Friday, March 14, 2008

There's Something About the Fog

There's something about the fog, something ominous, foreboding. It hangs gray, and lifeless between I and the world. A damp shroud. Hushed sounds with no echoes. Muted voices. And a steady, drip...drip...drip...

What nether world is home for that early morning shroud? Where does it flee to at first light? A dark cellar no doubt, under a cold stone fortress of Doom. Doom I say, and say again Doom! Why else would this harbinger of ill slip silently from the light, but to hide itself under those dark halls?

And who is the Master of those stone walls? Wicked I say, and say again, He's Wicked in all his gloom, and doom. And hungry...

What fruits has his lackey fog brought to that evil table? Will they feast on echoes of life, and the sharp edge of voices stolen from the early hours? It is wrong I say, and say again wrong to lurk in the shadows, and dine in the dim light stolen from the morning!

Misery and grief, are the diet of Doom...

Tuesday, March 11, 2008

Cool Water, on Bare Feet

Last October, I notice an old pump, in a neighbor's backyard. The memories flowed from my memory well. Cool memories of water on the hot days of my youth on the farm. Hot years, no rain for months. Dust, and more dust, on and in and around everything.
But the well never went dry. The red pump, on a cool well that stood at the center of our lives in the dry years. The hard years. Years before water was sold in disposable plastic bottles that could make dust shine. Before vending machines, microwave ovens, and other means of instant gratification. I don't trust those little plastic bottles.
The well was true, the pump was dependable, and the water was always cool for those willing to take it's handle, and work it. I remember working that pump, and how I hated the burn in my arms as I worked the handle while my brother carried the water to the hogs. Hot, dusty hogs standing knee-deep in dust. And I remember the cool water that trickled across my bare feet while I pumped.
I left that farm as soon as I was able. I kept the pump in the back of my mind. And when I see an old pump, the memories flow cool like water from a deep well.
Cool water, on my bare feet. It don't get no cooler than that in a dust-bowl...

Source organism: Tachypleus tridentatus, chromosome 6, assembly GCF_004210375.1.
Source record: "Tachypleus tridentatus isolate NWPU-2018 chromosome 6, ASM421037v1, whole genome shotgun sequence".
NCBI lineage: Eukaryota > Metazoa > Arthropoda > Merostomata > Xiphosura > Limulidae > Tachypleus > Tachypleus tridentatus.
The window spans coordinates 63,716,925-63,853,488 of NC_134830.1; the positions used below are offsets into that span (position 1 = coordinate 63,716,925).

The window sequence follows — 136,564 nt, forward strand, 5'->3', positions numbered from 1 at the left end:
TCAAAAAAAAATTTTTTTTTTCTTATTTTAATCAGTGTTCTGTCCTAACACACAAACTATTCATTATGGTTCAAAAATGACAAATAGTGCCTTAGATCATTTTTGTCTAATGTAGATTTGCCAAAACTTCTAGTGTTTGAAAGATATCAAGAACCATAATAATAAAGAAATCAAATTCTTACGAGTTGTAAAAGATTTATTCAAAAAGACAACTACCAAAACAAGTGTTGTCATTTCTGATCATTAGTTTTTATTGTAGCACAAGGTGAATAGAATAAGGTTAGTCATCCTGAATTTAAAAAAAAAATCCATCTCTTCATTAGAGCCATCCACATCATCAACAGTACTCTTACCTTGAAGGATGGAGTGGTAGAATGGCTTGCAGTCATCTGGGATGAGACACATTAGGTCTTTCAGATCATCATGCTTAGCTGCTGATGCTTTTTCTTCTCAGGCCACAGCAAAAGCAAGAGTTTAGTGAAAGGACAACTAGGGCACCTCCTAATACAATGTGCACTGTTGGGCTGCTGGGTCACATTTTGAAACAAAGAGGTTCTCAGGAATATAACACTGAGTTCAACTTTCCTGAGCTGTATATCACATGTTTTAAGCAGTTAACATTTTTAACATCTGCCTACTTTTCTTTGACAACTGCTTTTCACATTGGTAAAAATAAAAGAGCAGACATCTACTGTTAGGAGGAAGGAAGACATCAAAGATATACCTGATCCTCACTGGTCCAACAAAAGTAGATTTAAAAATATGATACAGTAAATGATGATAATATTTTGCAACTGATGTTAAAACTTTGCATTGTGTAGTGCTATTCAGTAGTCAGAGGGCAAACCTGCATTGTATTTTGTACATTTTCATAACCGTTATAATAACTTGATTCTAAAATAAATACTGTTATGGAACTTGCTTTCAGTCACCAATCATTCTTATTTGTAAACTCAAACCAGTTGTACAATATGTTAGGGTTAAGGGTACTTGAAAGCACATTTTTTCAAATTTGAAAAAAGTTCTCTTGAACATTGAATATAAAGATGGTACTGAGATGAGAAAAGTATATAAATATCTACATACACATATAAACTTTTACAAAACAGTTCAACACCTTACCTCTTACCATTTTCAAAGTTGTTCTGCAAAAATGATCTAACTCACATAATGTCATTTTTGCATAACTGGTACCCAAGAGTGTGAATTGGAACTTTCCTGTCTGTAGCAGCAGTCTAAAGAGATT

Looking down from my loft

Looking down from my loft, I watch the steady drop of bags on the belt. Pasta, moving from bulk, through packaging, and on to delivery.

I watch down as I often do, as the two 'triangles' chug out bag after bag of pasta. I'm normally trapped upstairs with my two machines, I supply the cases that pasta is shipped in.

I have one of very few jobs that allows me to stand idle, watching. My veiw from the loft is wide and far, I see much more of the plant than just my assaigned area. I have learned that most people don't look up often. Their world is flat.

The verticle nature of my job suits my ego just fine.

Sunday, March 9, 2008

Friends Gather, to Support a Neighbor

In a small town, there is a small tavern. The Pine st Bar serves the residents of Steeleville IL, and the surrounding rural community.

Small towns enjoy intimacy that larger communities lack. Friends and neighbors are much more aware each other, and in this small community, they joined together to help a friend in need.

Franco was ill, and spent quite some time in a local hospital. The bills grew quite large, and he was unable to work. Franco's friends got together, and decided to raise some funds, to help the man with his overwhelming bills. That's not a rare event in small towns, that's the norm.

Franco's friends brought him to the Pine st Bar, where they had a raffle, and an auction. The price of drinks was adjusted, to suit the occasion, and the additional money generated was added to the fund.